I love the Ernest Shepard art of the Winnie the Pooh books, so I was curious to see the story behind their creation. Goodbye Christoper Robin is not at all what I expected it to be. I was surprised by all the drama and domestic problems behind the creation of the beloved classic. The story was interesting, it just wasn't well told. The movie chose to jump around in time chaotically instead of presenting the story linearly, which made it a bit confusing. The actors weren't likable and the pacing was very slow. I give this film 3.5 out of 5 boxes of popcorn.

    

Friday, February 9, 2018

Book Review: Star Wars - From a Certain Point of View

I'm a huge Star Wars fan and a huge short story anthology fan, so I thought this book would be a masterpiece. I first heard about it at Salt Lake Comic-con when several of the authors sat on various panels promoted it. I couldn't wait to read it.

From a Certain Point of View is an anthology of short stories taking place in the Star Wars Universe around the events of Star Wars Episode IV: A New Hope, and is appropriate for all ages and all audiences.

The Good


Stories Surrounding Princess Leia's Capture. The first few stories cover the Star Destroyer's pursuit and attack on Princess Leia's shuttle, and offer some interesting insights into Princess Leia's character and adventures before Episode IV. They make me want to read an Adventures of Princess Leia series.

The Bad


Everything Else. After you get off the shuttle an on to Tatooine, the story takes a sharp left turn. The characters they pick are so obscure, which would be fine if they had interesting stories to tell, but most of them aren't. They range from trite to strange to self-indulgent.

Characterization of Beloved Characters. I didn't appreciate the changes made to popular characters, especially Yoda. He was never portrayed as a whiney old man in the movies. I'm sure he had low points in his life, but I doubt this was how he handled it. Also the weird trip Obi-Wan goes on at his death is very inconsistent with how the force has been portrayed.

What I Would Like to Have Seen


Anthologies are always a mixed bag with some good, some bad, and a little great. I just wish one hadn't skewed so far towards bad.

Overall


From a Certain Point of View tells stories surround the events in Star Wars Episode IV: A New Hope. It starts off strong with a few great tales, but quickly lapses into mediocre science fiction and uninteresting characterization. I give this book 3 out of 5 eReaders.

    
    

Wednesday, February 7, 2018

Book Review: Swamp Thing Winter Special

I'm a huge fan and reader of comic books, and while I was aware of Swamp Thing, I never read a single story about him until very recently when I noticed Kelly Jones, one of the most stylish and unique comic artists alive, took over the art duties on his title. He was a much more interesting character than I would have guessed.

Swamp Thing Winter Special is an anthology containing two new Swamp Thing stories, the second by legendary Len Wein and Kelly Jones, and Jason Fabok, and is appropriate for all ages and all audiences.

The Good


Art. The art is gorgeous. The first story is drawn by master draftsman Jason Fabok and is a visual feast. Some people think "it looks like a photograph" is a high compliment to pay, but a much better compliment is "a photograph could never look THAT good" and Jason Fabok delivers this page after page. The second story is drawn by legendary Kelly Jones and is as moody and unique as you would expect.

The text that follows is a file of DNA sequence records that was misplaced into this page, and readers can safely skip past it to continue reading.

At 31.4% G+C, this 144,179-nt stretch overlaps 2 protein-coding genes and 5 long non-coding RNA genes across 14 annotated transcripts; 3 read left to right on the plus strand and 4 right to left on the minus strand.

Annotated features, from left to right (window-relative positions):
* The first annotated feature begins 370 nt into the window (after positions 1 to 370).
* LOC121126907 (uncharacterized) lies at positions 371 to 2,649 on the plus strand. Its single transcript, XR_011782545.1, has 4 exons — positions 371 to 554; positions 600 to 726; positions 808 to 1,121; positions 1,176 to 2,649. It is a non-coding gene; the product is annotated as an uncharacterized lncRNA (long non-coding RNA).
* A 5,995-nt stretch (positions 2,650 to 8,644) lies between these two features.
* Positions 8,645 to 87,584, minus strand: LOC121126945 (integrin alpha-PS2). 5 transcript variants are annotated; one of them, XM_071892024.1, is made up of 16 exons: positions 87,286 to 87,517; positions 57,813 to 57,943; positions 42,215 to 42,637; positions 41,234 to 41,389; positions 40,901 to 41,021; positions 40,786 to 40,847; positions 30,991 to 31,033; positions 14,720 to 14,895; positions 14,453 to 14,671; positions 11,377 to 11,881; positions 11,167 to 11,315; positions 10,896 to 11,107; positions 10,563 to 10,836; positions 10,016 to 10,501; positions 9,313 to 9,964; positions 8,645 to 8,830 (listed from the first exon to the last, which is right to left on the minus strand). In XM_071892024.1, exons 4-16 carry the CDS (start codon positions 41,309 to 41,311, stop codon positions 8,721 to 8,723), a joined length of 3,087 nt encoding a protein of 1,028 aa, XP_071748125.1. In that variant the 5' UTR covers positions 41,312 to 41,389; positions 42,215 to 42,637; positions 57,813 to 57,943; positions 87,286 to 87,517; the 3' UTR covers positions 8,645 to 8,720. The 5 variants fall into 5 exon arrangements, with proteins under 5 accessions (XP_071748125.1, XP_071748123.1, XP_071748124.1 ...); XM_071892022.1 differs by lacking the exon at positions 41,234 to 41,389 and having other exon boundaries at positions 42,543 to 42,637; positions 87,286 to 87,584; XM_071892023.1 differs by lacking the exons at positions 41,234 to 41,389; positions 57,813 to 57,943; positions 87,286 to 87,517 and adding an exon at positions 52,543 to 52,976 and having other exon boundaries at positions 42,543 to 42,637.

Storytelling. Both tales are expertly told with strong narrative skill. Not only do you understand clearly what is going on, but you feel like you are there and are part of the story, which is what the best fiction does.

The Bad


First Story. While the first story was masterfully told, it was a strange story with little point or reason to exist. Maybe I just didn't understand it, but more likely it was, to quote Shakespeare, "fully of sound and furry, signifying nothing".

What I Would Like to Have Seen


I wish the first story had more of a point to it. Otherwise this issue was a complete masterpiece.

Overall


Swamp Thing Winter Special is a masterfully crafted comic book filled with two beautifully illustrated stories well told. The first story, while well told, was a strange tale with little point or reason to exist. I give this book a solid 4.5 out of 5 eReaders.

    
    

Thursday, February 1, 2018

Book Review - Make Your Bed: Little Things That Can Change Your Life...And Maybe the World by Admiral William H. McRaven

I've heard you should never judge a book by its cover, but I've made many reading and purchasing choices based solely on the cover, and I rarely regret it. I wonder if a corollary would be: you shouldn't judge a book by its title. I also have based many a reading and purchasing decision on the titles. Make your bed and change the world. Who wouldn't have their curiosity piqued?

Make Your Bed: Little Things That Can Change Your Life...And Maybe the World by Admiral William H. McRaven is an expanded version of a motivational speech given at a university commencement and is appropriate for all ages and all audiences.

The Good


Advice. This book was written by a retired Admiral about his experiences in SEAL training and 10 things he learned that can be applied to any life. All 10 things have a lot of merit and application.

Experiences. I really enjoyed hearing about the specifics of SEAL training. The author did such a good job describing the trials that, at times, I felt like I was in the mud with him.

The Bad


Narration. I'm glad the author chose to narrate the book himself, and he has a decent voice, but his delivery is very flat and even and monotoned.

What I Would Like to Have Seen


This book is an elaboration on a speech the admiral delivered at a commencement. He gives the elaboration first--which is fascinating--and then he gives the speech with is very repetitive and unnecessary.

Overall


Make Your Bed: Little Things That Can Change Your Life...And Maybe the World by Admiral William H. McRaven is a retelling of his experience in Navy SEAL training and 10 things he learned that can be applied to every life. The experiences are fascinating; the advice sagacious. I give this book a solid 4.5 out of 5 eReaders.